Pittsburgh Steelers By The Numbers: 21-40

By tomjenkins

Well, the first installment of Pittsburgh Steelers By The Numbers was a huge hit with a lot of communities, and they’re all asking me when the next one is coming out, so the answer is…soon. In fact, so soon, that if you take a two hour nap you just might miss it.

We did the first 20 the other day, now let’s take a look at the best Pittsburgh Steelers players of all time to wear jerseys numbered between 21 and 40.

#21 – Amos Zereoue, Running Back (1999-2003)

This was a little tough, because both Mewelde Moore and Eric Williams deserved to be on this list as well, but Zereoue won out, because not only do I enjoy typing out torturous names, but because of his consistency to the Pittsburgh Steelers. He was a dual threat back, garnering some decent career stats in both the rushing and receiving games.

#22 – Bobby Layne, Quarterback (1958-1962)

Layne came to the Steelers towards the end of his Hall Of Fame career, and truly wasn’t the same player that he was in Detroit, but when you look at the others to wear the number, you find quite a few back-up defensive backs, who were all good players, but not when compared to Bobby Layne, even with his diminished Pittsburgh statistics.

#23 – Mike Wagner, Defensive Back (1971-1980)

Wagner racked up 36 interceptions, while also finding time to recover 12 fumbles during his career with the Steelers. He stuck around Pittsburgh for the entirety of his career, and was versatile enough to play either safety position for the team. He saw two back to back Pro Bowls during the 70’s.

#24 – Ike Taylor, Defensive Back (2003-2010)

J.T. Thomas could have been the selection here as well, playing the same position as Taylor, but coming up with more interceptions. I chose Taylor simply for the 92 pass deflections, because while he’s not giving the Steelers turnovers, he’s not allowing the other team to complete passes either.

#25 –Ryan Clark, Defensive Back (2006-Present)

No offense to another great #25 for the Pittsburgh Steelers, Ronnie Shanklin, but the defensive side of the ball will always get the benefit of the doubt as long as we’re talking about the Steelers. Clark is mainly known for his big hits, the two most memorable of recent times are the ones on the Baltimore Ravens Willis McGahee, and the New England Patriots Wes Welker.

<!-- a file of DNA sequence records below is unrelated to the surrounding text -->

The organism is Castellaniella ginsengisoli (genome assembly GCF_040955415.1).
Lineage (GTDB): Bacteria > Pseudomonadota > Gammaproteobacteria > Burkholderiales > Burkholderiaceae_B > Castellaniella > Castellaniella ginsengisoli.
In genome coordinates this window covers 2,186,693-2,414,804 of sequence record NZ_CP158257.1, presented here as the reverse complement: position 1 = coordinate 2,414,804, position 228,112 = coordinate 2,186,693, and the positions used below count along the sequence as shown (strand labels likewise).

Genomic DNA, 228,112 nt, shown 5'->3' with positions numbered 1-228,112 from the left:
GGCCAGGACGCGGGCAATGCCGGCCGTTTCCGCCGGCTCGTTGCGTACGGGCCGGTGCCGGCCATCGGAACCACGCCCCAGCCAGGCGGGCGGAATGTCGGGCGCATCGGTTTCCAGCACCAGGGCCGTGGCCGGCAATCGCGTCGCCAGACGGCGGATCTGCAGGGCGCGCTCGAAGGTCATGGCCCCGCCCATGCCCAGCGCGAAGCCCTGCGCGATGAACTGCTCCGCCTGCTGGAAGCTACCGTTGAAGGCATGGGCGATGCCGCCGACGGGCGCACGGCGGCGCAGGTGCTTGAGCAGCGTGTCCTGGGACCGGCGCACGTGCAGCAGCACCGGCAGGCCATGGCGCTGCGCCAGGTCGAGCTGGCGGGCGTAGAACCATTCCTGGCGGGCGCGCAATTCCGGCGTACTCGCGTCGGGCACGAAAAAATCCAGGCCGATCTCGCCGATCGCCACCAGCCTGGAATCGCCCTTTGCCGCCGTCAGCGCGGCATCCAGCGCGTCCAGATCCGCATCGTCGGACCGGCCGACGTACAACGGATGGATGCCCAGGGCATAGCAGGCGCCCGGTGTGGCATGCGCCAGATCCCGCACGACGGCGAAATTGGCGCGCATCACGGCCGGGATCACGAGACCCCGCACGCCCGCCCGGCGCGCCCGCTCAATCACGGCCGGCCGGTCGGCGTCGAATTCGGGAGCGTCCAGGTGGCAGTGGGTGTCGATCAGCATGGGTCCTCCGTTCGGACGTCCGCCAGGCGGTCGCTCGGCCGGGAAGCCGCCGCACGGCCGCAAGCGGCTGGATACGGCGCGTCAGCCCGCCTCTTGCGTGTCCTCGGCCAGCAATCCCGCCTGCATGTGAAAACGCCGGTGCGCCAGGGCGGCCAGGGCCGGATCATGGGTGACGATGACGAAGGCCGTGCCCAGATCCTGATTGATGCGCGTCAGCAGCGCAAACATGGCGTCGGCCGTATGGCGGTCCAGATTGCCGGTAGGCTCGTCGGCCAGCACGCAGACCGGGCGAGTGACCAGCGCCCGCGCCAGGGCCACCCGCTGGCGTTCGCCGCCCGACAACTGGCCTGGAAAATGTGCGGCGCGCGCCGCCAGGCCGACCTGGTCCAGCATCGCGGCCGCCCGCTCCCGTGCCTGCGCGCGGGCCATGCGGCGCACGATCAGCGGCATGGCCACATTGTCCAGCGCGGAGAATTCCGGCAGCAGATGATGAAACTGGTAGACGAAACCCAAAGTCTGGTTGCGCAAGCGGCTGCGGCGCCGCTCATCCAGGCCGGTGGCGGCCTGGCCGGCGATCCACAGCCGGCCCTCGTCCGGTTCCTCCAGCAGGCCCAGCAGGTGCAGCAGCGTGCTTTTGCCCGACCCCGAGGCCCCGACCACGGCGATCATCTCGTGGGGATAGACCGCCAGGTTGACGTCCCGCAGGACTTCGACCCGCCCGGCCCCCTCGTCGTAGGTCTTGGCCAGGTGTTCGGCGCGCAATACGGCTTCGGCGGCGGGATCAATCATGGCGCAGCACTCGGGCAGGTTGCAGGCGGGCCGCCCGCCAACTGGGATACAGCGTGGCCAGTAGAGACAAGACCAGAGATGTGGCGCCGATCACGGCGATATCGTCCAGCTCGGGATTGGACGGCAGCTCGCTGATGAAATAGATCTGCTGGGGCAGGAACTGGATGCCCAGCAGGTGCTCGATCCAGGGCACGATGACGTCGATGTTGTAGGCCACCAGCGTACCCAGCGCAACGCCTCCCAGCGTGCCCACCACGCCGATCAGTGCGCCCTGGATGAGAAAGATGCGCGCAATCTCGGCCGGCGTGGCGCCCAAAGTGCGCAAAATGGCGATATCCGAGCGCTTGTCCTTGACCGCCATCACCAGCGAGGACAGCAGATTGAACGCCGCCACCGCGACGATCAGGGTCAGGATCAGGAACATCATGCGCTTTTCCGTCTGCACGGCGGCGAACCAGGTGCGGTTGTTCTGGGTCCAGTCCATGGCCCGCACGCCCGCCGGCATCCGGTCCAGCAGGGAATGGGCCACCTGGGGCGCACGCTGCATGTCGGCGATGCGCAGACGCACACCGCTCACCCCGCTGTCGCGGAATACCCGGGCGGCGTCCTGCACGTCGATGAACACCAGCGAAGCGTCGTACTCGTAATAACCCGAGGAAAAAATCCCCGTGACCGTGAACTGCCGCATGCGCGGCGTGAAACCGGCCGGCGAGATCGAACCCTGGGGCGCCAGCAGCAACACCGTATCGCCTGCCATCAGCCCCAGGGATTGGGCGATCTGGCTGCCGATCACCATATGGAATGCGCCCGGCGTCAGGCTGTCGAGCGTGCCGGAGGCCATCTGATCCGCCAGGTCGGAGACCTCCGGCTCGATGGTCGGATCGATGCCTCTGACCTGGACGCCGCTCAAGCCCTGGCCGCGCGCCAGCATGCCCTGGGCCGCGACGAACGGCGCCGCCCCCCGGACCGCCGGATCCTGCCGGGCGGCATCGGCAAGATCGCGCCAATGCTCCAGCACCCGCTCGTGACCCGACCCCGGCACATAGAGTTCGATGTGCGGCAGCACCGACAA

#26 – Rod Woodson, Defensive Back (1987-1996)

This was a no brainer. Like, seriously, absolutely no thought had to be put into this selection at all. Woodson was elected into the Pro Football Hall Of Fame in 2009, and is listed among the all time NFL leaders in both interceptions and interception yardage. Regarded by many as the best corner back of the 1990’s (an era that also featured prominent corner back Deion Sanders) due to his ability to not only make plays on the ball, but also to play the run.

#27 – Glen Edwards, Defensive Back (1971-1976)

Edwards picked off 25 passes in his time with Pittsburgh, forcing 8 fumbles and pouncing on 12 of them. He was a two time Pro Bowl selection during an era of Pittsburgh dominance. Along with his coverage skills, he also doubled as the team’s return man when needed.

#28 – Clendon Thomas, Running Back, Defensive End, Wide Receiver, Etc. (1962-1968)

Clendon beat out Chris Hope mainly because of his versatility. And when I say he’s versatile, I don’t mean that he’s a running abck that can line up at wide receiver, though he did both of those things. He also played long snapper, defensive end, and a little defensive back. He’s a great example of what people call a ‘throw back’ player, in the sense that he epitomized that era by playing anywhere that he was needed.

#29 – Barry Foster, Running Back (1990-1994)

Foster essentially beat out Ron Johnson because he was probably more important in terms of statistics, even though after his one 1,000 plus yard season he wasn’t spectacular. He was however, elected to two Pro Bowls, and did manage to consistently get into the end zone for the team.

#30 – Tom Tracy, Running Back/Full Back (1958-1963)

Both Frank Pollard and Chad Scott could make a run for this spot, but the way that Tracy played during an era where teams were geared to stop the run, makes what he did that much more special. Not only was he superb running the ball, but he could also catch out of the backfield extremely well, racking up the yards in both categories. He went to the Pro Bowl twice.